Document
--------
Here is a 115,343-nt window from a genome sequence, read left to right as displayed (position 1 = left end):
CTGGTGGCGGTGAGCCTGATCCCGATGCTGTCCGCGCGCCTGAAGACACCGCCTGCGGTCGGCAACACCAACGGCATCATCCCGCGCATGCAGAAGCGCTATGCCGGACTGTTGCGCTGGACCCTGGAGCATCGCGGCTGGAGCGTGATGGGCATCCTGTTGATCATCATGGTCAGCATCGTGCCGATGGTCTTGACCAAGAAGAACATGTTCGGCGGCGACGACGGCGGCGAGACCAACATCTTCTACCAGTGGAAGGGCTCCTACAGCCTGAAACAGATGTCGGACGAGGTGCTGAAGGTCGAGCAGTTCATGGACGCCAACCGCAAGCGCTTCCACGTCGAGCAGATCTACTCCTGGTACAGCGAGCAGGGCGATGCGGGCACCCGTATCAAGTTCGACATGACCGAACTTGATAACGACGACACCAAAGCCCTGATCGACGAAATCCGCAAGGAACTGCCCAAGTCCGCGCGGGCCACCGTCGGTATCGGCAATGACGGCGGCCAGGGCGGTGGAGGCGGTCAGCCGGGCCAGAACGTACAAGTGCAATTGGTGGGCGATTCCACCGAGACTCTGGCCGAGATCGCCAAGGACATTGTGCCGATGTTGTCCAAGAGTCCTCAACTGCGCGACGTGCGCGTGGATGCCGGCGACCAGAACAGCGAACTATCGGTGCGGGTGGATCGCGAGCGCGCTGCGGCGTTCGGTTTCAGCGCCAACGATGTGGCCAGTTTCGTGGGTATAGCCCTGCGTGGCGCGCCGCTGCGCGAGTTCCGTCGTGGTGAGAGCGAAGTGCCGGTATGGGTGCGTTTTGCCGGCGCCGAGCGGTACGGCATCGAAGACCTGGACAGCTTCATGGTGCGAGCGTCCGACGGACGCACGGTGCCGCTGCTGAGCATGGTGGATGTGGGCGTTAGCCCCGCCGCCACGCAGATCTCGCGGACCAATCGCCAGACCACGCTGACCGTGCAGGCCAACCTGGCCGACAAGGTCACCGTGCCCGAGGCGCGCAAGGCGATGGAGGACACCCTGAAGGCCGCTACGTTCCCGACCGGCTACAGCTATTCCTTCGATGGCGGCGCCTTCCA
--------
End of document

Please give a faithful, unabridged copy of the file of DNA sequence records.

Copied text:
Here is a 115,343-nt window from a genome sequence, read left to right as displayed (position 1 = left end):
CTGGTGGCGGTGAGCCTGATCCCGATGCTGTCCGCGCGCCTGAAGACACCGCCTGCGGTCGGCAACACCAACGGCATCATCCCGCGCATGCAGAAGCGCTATGCCGGACTGTTGCGCTGGACCCTGGAGCATCGCGGCTGGAGCGTGATGGGCATCCTGTTGATCATCATGGTCAGCATCGTGCCGATGGTCTTGACCAAGAAGAACATGTTCGGCGGCGACGACGGCGGCGAGACCAACATCTTCTACCAGTGGAAGGGCTCCTACAGCCTGAAACAGATGTCGGACGAGGTGCTGAAGGTCGAGCAGTTCATGGACGCCAACCGCAAGCGCTTCCACGTCGAGCAGATCTACTCCTGGTACAGCGAGCAGGGCGATGCGGGCACCCGTATCAAGTTCGACATGACCGAACTTGATAACGACGACACCAAAGCCCTGATCGACGAAATCCGCAAGGAACTGCCCAAGTCCGCGCGGGCCACCGTCGGTATCGGCAATGACGGCGGCCAGGGCGGTGGAGGCGGTCAGCCGGGCCAGAACGTACAAGTGCAATTGGTGGGCGATTCCACCGAGACTCTGGCCGAGATCGCCAAGGACATTGTGCCGATGTTGTCCAAGAGTCCTCAACTGCGCGACGTGCGCGTGGATGCCGGCGACCAGAACAGCGAACTATCGGTGCGGGTGGATCGCGAGCGCGCTGCGGCGTTCGGTTTCAGCGCCAACGATGTGGCCAGTTTCGTGGGTATAGCCCTGCGTGGCGCGCCGCTGCGCGAGTTCCGTCGTGGTGAGAGCGAAGTGCCGGTATGGGTGCGTTTTGCCGGCGCCGAGCGGTACGGCATCGAAGACCTGGACAGCTTCATGGTGCGAGCGTCCGACGGACGCACGGTGCCGCTGCTGAGCATGGTGGATGTGGGCGTTAGCCCCGCCGCCACGCAGATCTCGCGGACCAATCGCCAGACCACGCTGACCGTGCAGGCCAACCTGGCCGACAAGGTCACCGTGCCCGAGGCGCGCAAGGCGATGGAGGACACCCTGAAGGCCGCTACGTTCCCGACCGGCTACAGCTATTCCTTCGATGGCGGCGCCTTCCA